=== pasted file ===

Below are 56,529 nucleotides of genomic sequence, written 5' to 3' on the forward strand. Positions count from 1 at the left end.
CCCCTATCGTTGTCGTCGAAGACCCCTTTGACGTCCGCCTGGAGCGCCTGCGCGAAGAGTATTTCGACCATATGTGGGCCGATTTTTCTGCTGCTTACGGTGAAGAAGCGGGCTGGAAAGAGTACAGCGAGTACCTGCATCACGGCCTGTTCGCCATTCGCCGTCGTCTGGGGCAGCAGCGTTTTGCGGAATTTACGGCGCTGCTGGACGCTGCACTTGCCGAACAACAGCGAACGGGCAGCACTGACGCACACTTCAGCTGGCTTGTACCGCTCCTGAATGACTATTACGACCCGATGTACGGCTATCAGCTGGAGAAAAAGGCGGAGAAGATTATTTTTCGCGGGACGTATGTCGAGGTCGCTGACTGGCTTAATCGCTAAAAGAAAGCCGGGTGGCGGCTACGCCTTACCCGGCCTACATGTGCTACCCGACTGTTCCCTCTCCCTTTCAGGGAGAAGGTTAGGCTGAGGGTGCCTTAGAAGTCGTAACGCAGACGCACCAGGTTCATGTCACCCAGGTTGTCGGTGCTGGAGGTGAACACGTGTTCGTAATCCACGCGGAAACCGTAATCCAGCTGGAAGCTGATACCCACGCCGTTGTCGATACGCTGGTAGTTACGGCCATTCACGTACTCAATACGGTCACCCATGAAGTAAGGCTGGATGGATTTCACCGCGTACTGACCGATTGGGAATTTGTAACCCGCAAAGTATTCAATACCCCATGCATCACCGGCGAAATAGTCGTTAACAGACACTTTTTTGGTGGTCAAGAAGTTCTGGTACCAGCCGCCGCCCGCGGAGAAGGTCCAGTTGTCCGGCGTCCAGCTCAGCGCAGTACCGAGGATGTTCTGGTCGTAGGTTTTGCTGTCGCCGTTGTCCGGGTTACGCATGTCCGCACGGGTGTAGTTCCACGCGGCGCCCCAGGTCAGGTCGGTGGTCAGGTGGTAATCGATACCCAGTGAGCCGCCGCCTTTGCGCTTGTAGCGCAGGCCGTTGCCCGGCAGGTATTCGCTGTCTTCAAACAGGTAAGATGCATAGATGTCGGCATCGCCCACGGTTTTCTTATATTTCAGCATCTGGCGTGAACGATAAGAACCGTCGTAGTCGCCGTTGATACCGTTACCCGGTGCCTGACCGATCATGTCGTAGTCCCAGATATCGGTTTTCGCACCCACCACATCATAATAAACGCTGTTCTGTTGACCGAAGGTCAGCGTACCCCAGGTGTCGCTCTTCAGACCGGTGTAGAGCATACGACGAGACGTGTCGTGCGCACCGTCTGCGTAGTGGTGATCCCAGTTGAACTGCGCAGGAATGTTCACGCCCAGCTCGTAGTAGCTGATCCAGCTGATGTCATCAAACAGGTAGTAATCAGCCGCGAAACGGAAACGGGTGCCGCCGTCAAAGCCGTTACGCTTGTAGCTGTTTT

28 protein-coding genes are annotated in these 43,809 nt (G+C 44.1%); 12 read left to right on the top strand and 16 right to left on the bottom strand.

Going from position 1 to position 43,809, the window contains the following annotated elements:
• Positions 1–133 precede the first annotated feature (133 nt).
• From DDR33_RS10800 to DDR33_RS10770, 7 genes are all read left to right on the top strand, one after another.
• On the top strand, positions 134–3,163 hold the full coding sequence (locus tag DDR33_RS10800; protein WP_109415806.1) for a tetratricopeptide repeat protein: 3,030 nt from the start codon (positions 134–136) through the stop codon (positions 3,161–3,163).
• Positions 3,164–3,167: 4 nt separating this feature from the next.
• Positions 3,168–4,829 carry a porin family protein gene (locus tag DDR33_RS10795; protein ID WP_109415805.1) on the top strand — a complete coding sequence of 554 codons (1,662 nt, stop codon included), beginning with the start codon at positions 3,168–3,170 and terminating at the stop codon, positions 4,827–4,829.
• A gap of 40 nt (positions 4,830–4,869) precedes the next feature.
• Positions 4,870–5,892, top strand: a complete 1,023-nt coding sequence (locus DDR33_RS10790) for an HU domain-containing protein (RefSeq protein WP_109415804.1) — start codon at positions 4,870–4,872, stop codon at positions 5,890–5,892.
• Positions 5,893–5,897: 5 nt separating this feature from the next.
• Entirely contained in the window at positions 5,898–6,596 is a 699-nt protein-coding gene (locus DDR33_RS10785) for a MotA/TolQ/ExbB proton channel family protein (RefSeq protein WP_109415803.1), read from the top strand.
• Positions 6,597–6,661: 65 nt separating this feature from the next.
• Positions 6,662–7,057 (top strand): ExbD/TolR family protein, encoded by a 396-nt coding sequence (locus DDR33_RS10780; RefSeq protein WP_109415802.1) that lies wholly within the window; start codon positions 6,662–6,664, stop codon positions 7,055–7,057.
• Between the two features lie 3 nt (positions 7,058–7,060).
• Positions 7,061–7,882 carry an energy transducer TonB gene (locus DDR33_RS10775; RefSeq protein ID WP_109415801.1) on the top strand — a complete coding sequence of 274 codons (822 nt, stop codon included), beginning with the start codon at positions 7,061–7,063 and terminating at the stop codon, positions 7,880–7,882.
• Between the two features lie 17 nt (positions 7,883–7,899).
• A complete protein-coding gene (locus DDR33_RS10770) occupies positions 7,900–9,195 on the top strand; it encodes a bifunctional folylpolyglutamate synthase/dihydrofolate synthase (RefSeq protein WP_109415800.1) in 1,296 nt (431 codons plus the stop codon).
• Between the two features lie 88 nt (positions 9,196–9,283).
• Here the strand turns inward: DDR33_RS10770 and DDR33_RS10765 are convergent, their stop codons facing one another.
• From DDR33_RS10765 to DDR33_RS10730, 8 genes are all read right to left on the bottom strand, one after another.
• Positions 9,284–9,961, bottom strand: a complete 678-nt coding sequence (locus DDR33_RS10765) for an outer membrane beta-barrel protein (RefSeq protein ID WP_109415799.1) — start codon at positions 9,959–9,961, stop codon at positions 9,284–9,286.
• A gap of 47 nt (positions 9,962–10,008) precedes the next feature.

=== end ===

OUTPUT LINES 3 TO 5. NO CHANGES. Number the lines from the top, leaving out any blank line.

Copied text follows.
28 protein-coding genes are annotated in these 43,809 nt (G+C 44.1%); 12 read left to right on the top strand and 16 right to left on the bottom strand.

Going from position 1 to position 43,809, the window contains the following annotated elements:
• Positions 1–133 precede the first annotated feature (133 nt).